A few years ago, the symbol grounding problem was widely considered a significant challenge in AI discussions. I believed that it would likely be addressed as a side effect of capability improvements, without requiring specific breakthroughs or attention, unlike others who considered it fundamental. However, like many, I didn't anticipate the extent to which GPT-4 has demonstrated this to be true. Asserting that such capabilities could be achieved with a text-only training set at that time would have seemed like a parody of my position.
Had you asked me how a model like GPT-4 would acquire its capabilities, I would have suggested a process more akin to how children learn. It might have started with a predictive model of physical reality, established the concept of an object, learned object permanence, and then acquired simple words as they applied to previously learned concepts.
Despite its capabilities, GPT-4 still seems to lack robust physical intuition, evident in data science tasks and mathematical understanding related to the 3D world. Will we see a model trained from scratch, as described earlier? For instance, the Meta AI model appears to grasp the concept of an object in 2D. Suppose this understanding is fully extended to 3D and designated as our foundational model. Can such a model be trained on language, particularly that which relates to the physical world, and develop physical intuition as good as a human's?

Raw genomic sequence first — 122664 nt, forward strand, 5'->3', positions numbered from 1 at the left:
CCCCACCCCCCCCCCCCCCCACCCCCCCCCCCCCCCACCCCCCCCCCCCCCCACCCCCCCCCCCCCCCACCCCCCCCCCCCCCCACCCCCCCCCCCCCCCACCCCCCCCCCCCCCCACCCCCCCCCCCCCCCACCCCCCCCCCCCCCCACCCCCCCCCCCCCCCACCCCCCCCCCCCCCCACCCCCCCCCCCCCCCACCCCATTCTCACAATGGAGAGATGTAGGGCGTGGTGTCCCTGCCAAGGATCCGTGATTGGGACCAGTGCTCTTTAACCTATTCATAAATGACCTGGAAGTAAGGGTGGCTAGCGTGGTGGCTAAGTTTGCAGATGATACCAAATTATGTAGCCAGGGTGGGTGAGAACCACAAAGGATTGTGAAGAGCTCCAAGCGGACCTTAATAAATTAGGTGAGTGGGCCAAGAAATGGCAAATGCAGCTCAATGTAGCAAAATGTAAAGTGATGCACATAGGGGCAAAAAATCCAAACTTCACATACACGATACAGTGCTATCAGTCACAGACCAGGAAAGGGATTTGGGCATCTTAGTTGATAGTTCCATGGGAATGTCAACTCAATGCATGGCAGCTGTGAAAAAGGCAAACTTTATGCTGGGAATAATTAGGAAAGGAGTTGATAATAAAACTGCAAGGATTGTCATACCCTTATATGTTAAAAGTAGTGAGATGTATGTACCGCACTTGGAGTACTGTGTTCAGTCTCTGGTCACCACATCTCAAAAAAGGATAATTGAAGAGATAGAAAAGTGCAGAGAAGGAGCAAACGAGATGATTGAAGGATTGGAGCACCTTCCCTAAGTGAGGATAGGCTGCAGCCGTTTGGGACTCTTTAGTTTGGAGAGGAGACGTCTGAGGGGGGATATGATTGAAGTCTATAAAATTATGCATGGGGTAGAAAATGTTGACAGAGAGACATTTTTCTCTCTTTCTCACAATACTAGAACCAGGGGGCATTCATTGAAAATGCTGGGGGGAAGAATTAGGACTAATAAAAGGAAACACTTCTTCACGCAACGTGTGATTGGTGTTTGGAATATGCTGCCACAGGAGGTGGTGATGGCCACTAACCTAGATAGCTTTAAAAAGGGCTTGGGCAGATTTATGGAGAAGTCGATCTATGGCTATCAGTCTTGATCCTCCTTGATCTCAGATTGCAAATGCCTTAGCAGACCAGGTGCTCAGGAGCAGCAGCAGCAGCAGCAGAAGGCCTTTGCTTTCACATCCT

Grounding overhang and interpretability implications:

Would such a model be much better at mathematical and programming tasks for given model resources? Assuming the foundational model is much smaller than GPT-4 it seems reasonable that it could gain similar or greater mathematical and programming skills while still having a smaller model size even when trained on a enough language concepts to be capable at those tasks.

This could also help with interpretability as the foundational model couldn't really be thought to lie or deceive as it is just modelling objects in 3d. Deception and theory of mind abilities could be observed as they became available.

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I don't think it has gone away; its new form is generalization errors, where the model's decision boundaries get pushed into places that happen to implement some degree of grounding but where the grounding is unreliable and fragile and prone to ontology drift if the grounding pressure doesn't stick around

I don't think it makes sense to say that the symbol grounding problem has gone away, but I think it does make sense to say that we were wrong about what problems couldn't be solved without first solving symbol grounding. I also don't think we're really that confused about how symbols are grounded(1, 2, 3), although we don't yet have a clear demonstration of a system that has grounded its symbols in reality. GPTs do seem to be grounded by proxy through their training data, but this gives limited amounts of grounded reasoning today, as you note.

Thanks. My title was a bit tongue in cheek 'Betteridge's law' so yes I agree. I have decided to reply to your post before I have read your references as that may take a while to digest but I plan to do so. I also see you have written stuff on P-Zombies that I was going to write something on. As a relative newcomer its always a balance between just saying something and attempting to read and digest everything about it on LW first.